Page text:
Sonja Hutson / KUER

Updated 2:53 p.m. MT, 2/21/20

Voters narrowly approved Proposition 4, also known as Better Boundaries, in 2018. It would create an independent commission to draw congressional and legislative district lines, which would then have to be approved by the legislature. 

It’s no secret that Michael Bloomberg is spending a lot on his Democratic presidential campaign, from Super Bowl ads to social media influencers. But he’s also spending a lot of that money to hire staff in the Mountain West. 


Photo of a man in a suit sitting on a couch looking down at a piece of paper.
Sonja Hutson / KUER

Utah lawmakers have more than $900 million extra to spend this year, according to new estimates released by state leaders Thursday. 

Image of scouts uniform.
iStock.com / AmyKerk

In what’s been characterized by some as an attempt to shield itself from the roughly 300 active sexual abuse cases it’s currently facing, the Boy Scouts of America filed for Chapter 11 bankruptcy Tuesday. 

Bernie Sanders standing at a podium on a stage surrounded by thousands of people.
Whittney Evans / KUER

When Vermont Sen. Bernie Sanders visited Utah during his 2016 presidential campaign, he drew a crowd of thousands.

Photo of school bus.
MovieAboutYou / iStock.com

A Utah House committee is divided over whether to require restorative justice for minors who make threats against a school. 

Photo of a gray wolf.
U.S. National Park Service

A Utah Republican state lawmaker is pushing a resolution condemning its neighbor, Colorado, if voters there decide to pass a November ballot initiative to reintroduce gray wolves into the southern Rockies.

Photo of a man and dog in a hemp field with mountains.
Matt Herp for KUER

On a recent cold and snowy day in Logan, Nathan Snow’s harvest was in full swing. He wore sunglasses to shield his eyes from rows and rows of bright lights growing hundreds and hundreds of bushy plants. This hemp “farm” is located inside a large, nondescript warehouse where the air smelled tropical and loamy. 

Photo of the inside of a tanning booth.
Wikimedia Commons

It’s the end of week three for the Utah Legislature, and lawmakers have been busy considering bills that touch on everything from corporate tax incentives to tanning beds to medical marijuana. KUER’s Sonja Hutson and Caroline Ballard spoke in the press room of the Utah State Capitol to cover all that and more in our weekly political roundup. 

Photo of woman standing in the middle of a room filled with people sitting behind tables in a horseshoe formation.
Courtesy of Ross Chambless, Communications Specialist / Utah House Democrats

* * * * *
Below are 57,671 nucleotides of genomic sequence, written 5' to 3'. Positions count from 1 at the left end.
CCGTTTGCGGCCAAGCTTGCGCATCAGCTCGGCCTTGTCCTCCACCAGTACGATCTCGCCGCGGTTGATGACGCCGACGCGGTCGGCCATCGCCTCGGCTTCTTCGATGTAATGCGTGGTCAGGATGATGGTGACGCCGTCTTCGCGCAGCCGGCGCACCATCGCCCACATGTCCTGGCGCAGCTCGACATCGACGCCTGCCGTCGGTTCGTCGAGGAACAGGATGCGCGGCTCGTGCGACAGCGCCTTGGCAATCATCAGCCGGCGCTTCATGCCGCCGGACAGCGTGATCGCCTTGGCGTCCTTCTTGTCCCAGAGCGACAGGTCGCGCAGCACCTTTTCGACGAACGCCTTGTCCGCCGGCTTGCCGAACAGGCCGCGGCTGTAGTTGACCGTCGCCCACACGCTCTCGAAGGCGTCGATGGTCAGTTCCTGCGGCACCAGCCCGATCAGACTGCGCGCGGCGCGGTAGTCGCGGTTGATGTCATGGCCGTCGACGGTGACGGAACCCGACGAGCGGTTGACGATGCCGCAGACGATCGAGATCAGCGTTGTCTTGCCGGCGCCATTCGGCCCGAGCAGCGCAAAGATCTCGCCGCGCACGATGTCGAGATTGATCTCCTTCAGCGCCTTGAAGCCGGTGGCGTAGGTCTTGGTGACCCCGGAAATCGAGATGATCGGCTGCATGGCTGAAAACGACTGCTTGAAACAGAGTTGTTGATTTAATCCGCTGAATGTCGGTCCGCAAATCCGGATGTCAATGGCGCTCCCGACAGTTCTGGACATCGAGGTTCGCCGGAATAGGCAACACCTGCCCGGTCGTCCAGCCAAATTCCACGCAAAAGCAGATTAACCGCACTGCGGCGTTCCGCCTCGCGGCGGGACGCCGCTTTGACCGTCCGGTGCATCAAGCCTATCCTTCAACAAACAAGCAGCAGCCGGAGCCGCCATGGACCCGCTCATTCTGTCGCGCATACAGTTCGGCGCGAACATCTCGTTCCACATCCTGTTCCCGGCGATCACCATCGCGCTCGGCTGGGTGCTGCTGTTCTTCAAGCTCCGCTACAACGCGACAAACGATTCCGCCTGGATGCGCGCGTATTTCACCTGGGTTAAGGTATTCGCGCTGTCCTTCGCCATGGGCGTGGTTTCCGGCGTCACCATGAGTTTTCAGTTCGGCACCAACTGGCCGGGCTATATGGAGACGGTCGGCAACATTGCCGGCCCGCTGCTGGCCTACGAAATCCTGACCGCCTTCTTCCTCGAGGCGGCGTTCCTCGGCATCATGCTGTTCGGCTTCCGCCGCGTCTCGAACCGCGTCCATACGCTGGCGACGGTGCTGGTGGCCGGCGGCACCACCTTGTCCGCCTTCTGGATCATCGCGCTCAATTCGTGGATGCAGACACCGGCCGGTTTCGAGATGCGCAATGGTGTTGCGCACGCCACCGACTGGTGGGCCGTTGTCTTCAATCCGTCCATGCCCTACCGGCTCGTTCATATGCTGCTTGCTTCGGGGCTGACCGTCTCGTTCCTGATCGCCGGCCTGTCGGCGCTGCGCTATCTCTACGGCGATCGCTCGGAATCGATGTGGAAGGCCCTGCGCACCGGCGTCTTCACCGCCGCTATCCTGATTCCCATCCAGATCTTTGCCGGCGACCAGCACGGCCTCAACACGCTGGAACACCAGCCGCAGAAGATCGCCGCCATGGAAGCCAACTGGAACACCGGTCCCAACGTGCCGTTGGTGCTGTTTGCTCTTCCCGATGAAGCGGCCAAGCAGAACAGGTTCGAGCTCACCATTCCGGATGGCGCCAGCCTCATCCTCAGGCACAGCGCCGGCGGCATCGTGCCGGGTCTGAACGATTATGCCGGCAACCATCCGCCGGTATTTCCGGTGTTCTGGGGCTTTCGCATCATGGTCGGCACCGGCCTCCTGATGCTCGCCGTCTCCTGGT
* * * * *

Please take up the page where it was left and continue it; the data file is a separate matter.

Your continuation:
Listen to this story here.

Utah Democratic lawmakers are condemning behavior during its Thursday caucus meeting, when a presenter gave the state’s lone African American lawmaker a name tag that said “slave” on it, while comparing polygamy to slavery.

Photo of two people looking out at a vista.
Bureau of Land Management

Listen to this story here.

After congressional Democrats voted this week to give one of their own the power to subpoena the Trump administration, U.S. Interior Secretary David Bernhardt dismissed the move as a “witch hunt.”

Photo of the Office of Legislative Research and General Counsel building
Jon Reed / KUER

Listen to this story here.

The attorneys who write bills that become Utah laws are always swamped during the legislative session. They work long hours and weekends, and often through the January and February holidays, including the upcoming President’s Day. 

Illustration of Alice Kasai
Brooke Smart, Illustrator / Courtesy of Better Days 2020

This week KUER is exploring the work of Utah women who have helped further the cause of equal rights. In our final conversation, Neylan McBaine, executive director of the nonprofit Better Days 2020, tells KUER’s Caroline Ballard the story of Alice Kasai, who fought for the rights of Japanese-Americans. 

An illustration of Alberta Henry.
BROOKE SMART, ILLUSTRATOR / COURTESY OF BETTER DAYS 2020

This week, KUER is exploring the stories of Utah women who worked to further the cause of equal rights. The first woman cast a ballot in an election 150 years ago, but it took another half century, until 1920, to ratify the 19th amendment, which granted all women the right to vote. 

Photo of cannabis plants.
pxhere.com

A bill introduced in the State Senate Wednesday is looking to clear criminal records for those who’ve been convicted of offenses related to marijuana possession. 

S.B.121, sponsored by Evan Vickers, R-Cedar City, would expunge the records of those who’ve used marijuana medicinally, though would not apply to anyone caught dealing or selling it or those with felony charges. 

A yellow caution sign warns of an autonomous shuttle, which is in the background.
David Fuchs / KUER

ST. GEORGE — Washington County residents got a glimpse of the future on Tuesday, when Utah transportation officials kicked off three days of free test rides on an autonomous shuttle now touring the state.

Pages